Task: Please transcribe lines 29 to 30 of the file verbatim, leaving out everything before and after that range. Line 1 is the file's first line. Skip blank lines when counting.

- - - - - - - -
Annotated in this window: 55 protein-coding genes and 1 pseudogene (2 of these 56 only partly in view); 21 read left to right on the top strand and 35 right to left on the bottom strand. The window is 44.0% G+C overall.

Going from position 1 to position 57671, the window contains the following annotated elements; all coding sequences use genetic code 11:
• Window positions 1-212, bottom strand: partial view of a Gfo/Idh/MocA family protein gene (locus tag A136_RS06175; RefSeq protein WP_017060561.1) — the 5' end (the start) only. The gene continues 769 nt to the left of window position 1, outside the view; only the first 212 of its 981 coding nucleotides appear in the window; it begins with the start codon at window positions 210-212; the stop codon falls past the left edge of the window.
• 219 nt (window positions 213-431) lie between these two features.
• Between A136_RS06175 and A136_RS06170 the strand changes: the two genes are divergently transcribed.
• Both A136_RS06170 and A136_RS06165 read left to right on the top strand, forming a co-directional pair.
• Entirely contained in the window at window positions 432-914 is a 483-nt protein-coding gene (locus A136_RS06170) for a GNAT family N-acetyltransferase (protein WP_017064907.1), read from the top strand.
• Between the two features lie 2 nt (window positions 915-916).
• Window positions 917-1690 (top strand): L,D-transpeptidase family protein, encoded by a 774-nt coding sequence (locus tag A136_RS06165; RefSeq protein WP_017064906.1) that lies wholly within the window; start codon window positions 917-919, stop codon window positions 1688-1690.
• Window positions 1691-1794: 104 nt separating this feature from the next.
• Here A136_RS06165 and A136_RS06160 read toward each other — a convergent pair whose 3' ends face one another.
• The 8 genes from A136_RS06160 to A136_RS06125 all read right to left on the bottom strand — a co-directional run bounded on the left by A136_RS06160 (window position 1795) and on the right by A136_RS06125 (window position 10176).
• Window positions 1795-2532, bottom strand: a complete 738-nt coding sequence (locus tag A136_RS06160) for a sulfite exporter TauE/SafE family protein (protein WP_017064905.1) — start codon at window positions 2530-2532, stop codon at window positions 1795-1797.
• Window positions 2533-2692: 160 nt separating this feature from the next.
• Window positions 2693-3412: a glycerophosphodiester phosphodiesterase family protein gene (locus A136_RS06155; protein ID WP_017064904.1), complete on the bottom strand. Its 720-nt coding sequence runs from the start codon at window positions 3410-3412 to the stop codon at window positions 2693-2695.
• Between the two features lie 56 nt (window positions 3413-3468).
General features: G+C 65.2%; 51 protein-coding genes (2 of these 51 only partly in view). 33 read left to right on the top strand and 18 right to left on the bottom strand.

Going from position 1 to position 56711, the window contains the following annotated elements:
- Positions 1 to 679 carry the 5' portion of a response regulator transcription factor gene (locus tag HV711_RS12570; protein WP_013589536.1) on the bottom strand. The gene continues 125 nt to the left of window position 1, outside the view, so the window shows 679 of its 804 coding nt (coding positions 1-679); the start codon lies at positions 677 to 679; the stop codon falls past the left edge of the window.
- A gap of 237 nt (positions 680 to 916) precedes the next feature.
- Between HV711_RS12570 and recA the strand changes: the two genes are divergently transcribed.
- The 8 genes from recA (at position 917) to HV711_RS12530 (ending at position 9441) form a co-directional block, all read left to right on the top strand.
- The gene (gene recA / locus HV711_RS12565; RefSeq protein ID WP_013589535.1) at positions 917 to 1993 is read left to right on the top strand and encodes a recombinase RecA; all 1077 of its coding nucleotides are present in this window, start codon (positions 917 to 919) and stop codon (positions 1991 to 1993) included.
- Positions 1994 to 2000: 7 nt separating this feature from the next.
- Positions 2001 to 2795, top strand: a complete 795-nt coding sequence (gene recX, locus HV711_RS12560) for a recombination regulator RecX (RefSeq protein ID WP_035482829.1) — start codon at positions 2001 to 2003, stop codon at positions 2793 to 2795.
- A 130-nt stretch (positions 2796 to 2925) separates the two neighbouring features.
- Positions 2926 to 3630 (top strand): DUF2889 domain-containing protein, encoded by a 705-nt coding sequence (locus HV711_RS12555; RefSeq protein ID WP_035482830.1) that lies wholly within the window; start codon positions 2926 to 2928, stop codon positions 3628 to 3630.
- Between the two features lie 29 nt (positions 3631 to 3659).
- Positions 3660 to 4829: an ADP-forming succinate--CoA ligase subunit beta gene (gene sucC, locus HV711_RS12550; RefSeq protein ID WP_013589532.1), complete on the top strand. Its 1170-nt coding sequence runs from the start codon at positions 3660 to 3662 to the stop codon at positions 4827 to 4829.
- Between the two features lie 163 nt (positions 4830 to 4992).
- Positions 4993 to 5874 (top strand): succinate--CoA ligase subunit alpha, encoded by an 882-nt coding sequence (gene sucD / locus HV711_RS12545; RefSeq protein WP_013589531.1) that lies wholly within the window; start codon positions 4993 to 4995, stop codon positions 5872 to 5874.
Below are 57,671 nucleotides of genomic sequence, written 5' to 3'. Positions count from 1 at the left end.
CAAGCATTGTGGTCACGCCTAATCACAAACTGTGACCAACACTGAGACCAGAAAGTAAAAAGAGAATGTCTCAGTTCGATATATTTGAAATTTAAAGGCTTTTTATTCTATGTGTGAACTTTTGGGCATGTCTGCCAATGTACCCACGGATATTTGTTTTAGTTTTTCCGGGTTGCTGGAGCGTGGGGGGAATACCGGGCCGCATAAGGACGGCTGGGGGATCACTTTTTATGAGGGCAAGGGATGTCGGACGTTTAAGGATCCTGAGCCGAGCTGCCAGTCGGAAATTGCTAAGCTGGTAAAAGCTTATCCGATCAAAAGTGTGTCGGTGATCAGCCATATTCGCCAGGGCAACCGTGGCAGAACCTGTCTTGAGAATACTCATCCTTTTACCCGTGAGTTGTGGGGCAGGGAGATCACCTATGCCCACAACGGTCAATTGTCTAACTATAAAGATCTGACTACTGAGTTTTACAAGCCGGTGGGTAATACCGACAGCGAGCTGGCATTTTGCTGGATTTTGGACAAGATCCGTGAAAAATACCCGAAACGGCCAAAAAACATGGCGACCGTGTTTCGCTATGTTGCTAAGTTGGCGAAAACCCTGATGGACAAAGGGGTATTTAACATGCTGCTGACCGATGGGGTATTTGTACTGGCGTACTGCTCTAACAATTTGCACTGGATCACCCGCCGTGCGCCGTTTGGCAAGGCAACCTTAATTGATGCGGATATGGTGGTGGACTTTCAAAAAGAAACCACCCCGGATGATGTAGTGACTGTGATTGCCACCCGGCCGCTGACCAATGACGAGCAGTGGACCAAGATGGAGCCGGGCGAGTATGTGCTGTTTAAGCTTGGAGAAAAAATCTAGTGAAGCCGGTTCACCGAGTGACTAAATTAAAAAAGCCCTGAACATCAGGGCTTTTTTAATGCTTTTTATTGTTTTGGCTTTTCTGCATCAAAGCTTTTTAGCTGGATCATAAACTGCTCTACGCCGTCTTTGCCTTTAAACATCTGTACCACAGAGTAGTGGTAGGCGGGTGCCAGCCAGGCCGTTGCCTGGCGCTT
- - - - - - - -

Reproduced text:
- Positions 3660 to 4829: an ADP-forming succinate--CoA ligase subunit beta gene (gene sucC, locus HV711_RS12550; RefSeq protein ID WP_013589532.1), complete on the top strand. Its 1170-nt coding sequence runs from the start codon at positions 3660 to 3662 to the stop codon at positions 4827 to 4829.
- Between the two features lie 163 nt (positions 4830 to 4992).